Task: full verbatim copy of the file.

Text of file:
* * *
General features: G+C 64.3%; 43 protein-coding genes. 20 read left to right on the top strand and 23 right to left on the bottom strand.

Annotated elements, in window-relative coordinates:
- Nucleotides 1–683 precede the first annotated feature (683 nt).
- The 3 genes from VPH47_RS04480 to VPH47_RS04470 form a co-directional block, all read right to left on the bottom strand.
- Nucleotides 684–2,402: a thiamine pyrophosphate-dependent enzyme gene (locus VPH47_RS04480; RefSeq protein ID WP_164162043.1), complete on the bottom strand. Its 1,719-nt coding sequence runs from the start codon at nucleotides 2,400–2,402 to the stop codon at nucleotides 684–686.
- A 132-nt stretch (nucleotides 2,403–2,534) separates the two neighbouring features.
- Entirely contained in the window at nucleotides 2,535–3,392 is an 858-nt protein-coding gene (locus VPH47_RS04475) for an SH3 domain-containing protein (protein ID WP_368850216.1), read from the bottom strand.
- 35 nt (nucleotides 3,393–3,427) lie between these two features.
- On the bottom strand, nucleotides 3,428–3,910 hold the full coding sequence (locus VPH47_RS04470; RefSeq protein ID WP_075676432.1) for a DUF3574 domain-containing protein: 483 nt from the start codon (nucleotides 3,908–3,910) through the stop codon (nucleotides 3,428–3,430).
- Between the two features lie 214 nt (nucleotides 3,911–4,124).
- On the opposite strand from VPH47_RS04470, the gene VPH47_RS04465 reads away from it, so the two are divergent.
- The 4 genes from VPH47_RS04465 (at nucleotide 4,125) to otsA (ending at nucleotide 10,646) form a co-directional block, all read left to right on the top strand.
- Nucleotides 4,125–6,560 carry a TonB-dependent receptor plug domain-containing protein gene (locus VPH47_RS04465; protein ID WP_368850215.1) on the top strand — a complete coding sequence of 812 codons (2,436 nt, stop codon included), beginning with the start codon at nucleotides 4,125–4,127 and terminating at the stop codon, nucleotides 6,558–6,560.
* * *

General features: G+C 64.3%; 43 protein-coding genes. 20 read left to right on the top strand and 23 right to left on the bottom strand.

Annotated elements, in window-relative coordinates:
- Nucleotides 1–683 precede the first annotated feature (683 nt).
- The 3 genes from VPH47_RS04480 to VPH47_RS04470 form a co-directional block, all read right to left on the bottom strand.
- Nucleotides 684–2,402: a thiamine pyrophosphate-dependent enzyme gene (locus VPH47_RS04480; RefSeq protein ID WP_164162043.1), complete on the bottom strand. Its 1,719-nt coding sequence runs from the start codon at nucleotides 2,400–2,402 to the stop codon at nucleotides 684–686.
- A 132-nt stretch (nucleotides 2,403–2,534) separates the two neighbouring features.
- Entirely contained in the window at nucleotides 2,535–3,392 is an 858-nt protein-coding gene (locus VPH47_RS04475) for an SH3 domain-containing protein (protein ID WP_368850216.1), read from the bottom strand.
- 35 nt (nucleotides 3,393–3,427) lie between these two features.
- On the bottom strand, nucleotides 3,428–3,910 hold the full coding sequence (locus VPH47_RS04470; RefSeq protein ID WP_075676432.1) for a DUF3574 domain-containing protein: 483 nt from the start codon (nucleotides 3,908–3,910) through the stop codon (nucleotides 3,428–3,430).
- Between the two features lie 214 nt (nucleotides 3,911–4,124).
- On the opposite strand from VPH47_RS04470, the gene VPH47_RS04465 reads away from it, so the two are divergent.
- The 4 genes from VPH47_RS04465 (at nucleotide 4,125) to otsA (ending at nucleotide 10,646) form a co-directional block, all read left to right on the top strand.
- Nucleotides 4,125–6,560 carry a TonB-dependent receptor plug domain-containing protein gene (locus VPH47_RS04465; protein ID WP_368850215.1) on the top strand — a complete coding sequence of 812 codons (2,436 nt, stop codon included), beginning with the start codon at nucleotides 4,125–4,127 and terminating at the stop codon, nucleotides 6,558–6,560.